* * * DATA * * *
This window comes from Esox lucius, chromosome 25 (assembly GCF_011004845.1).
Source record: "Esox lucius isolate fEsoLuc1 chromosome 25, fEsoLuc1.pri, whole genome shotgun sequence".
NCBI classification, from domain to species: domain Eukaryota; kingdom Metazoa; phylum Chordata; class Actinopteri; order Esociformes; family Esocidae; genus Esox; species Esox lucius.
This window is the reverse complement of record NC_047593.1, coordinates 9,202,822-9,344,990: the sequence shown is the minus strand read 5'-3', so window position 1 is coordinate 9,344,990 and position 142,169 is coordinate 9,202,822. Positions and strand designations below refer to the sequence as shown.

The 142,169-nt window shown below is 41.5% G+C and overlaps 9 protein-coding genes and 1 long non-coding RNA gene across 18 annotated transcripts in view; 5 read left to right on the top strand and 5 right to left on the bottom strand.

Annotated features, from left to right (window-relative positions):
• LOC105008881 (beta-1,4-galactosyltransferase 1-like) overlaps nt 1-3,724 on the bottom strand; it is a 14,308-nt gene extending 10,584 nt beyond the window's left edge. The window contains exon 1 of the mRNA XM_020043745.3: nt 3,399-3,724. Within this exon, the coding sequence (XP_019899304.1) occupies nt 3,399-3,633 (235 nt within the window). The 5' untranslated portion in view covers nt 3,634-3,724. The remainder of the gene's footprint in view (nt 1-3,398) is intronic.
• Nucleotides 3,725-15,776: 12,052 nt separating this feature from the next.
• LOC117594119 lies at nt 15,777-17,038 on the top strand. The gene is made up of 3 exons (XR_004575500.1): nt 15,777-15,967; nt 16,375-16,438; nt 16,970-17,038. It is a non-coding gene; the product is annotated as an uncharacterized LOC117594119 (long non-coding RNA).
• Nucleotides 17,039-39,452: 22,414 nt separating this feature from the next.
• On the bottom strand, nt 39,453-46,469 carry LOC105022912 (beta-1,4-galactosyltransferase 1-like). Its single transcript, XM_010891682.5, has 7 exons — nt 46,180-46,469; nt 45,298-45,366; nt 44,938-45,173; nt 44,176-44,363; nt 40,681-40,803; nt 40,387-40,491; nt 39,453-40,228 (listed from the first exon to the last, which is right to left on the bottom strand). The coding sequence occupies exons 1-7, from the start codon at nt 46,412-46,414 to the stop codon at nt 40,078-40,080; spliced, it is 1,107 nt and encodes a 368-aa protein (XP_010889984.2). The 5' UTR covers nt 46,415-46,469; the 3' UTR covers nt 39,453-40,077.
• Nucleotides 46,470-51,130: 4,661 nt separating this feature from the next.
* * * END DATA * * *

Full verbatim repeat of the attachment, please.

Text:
This window comes from Esox lucius, chromosome 25 (assembly GCF_011004845.1).
Source record: "Esox lucius isolate fEsoLuc1 chromosome 25, fEsoLuc1.pri, whole genome shotgun sequence".
NCBI classification, from domain to species: domain Eukaryota; kingdom Metazoa; phylum Chordata; class Actinopteri; order Esociformes; family Esocidae; genus Esox; species Esox lucius.
This window is the reverse complement of record NC_047593.1, coordinates 9,202,822-9,344,990: the sequence shown is the minus strand read 5'-3', so window position 1 is coordinate 9,344,990 and position 142,169 is coordinate 9,202,822. Positions and strand designations below refer to the sequence as shown.

The 142,169-nt window shown below is 41.5% G+C and overlaps 9 protein-coding genes and 1 long non-coding RNA gene across 18 annotated transcripts in view; 5 read left to right on the top strand and 5 right to left on the bottom strand.

Annotated features, from left to right (window-relative positions):
• LOC105008881 (beta-1,4-galactosyltransferase 1-like) overlaps nt 1-3,724 on the bottom strand; it is a 14,308-nt gene extending 10,584 nt beyond the window's left edge. The window contains exon 1 of the mRNA XM_020043745.3: nt 3,399-3,724. Within this exon, the coding sequence (XP_019899304.1) occupies nt 3,399-3,633 (235 nt within the window). The 5' untranslated portion in view covers nt 3,634-3,724. The remainder of the gene's footprint in view (nt 1-3,398) is intronic.
• Nucleotides 3,725-15,776: 12,052 nt separating this feature from the next.
• LOC117594119 lies at nt 15,777-17,038 on the top strand. The gene is made up of 3 exons (XR_004575500.1): nt 15,777-15,967; nt 16,375-16,438; nt 16,970-17,038. It is a non-coding gene; the product is annotated as an uncharacterized LOC117594119 (long non-coding RNA).
• Nucleotides 17,039-39,452: 22,414 nt separating this feature from the next.
• On the bottom strand, nt 39,453-46,469 carry LOC105022912 (beta-1,4-galactosyltransferase 1-like). Its single transcript, XM_010891682.5, has 7 exons — nt 46,180-46,469; nt 45,298-45,366; nt 44,938-45,173; nt 44,176-44,363; nt 40,681-40,803; nt 40,387-40,491; nt 39,453-40,228 (listed from the first exon to the last, which is right to left on the bottom strand). The coding sequence occupies exons 1-7, from the start codon at nt 46,412-46,414 to the stop codon at nt 40,078-40,080; spliced, it is 1,107 nt and encodes a 368-aa protein (XP_010889984.2). The 5' UTR covers nt 46,415-46,469; the 3' UTR covers nt 39,453-40,077.
• Nucleotides 46,470-51,130: 4,661 nt separating this feature from the next.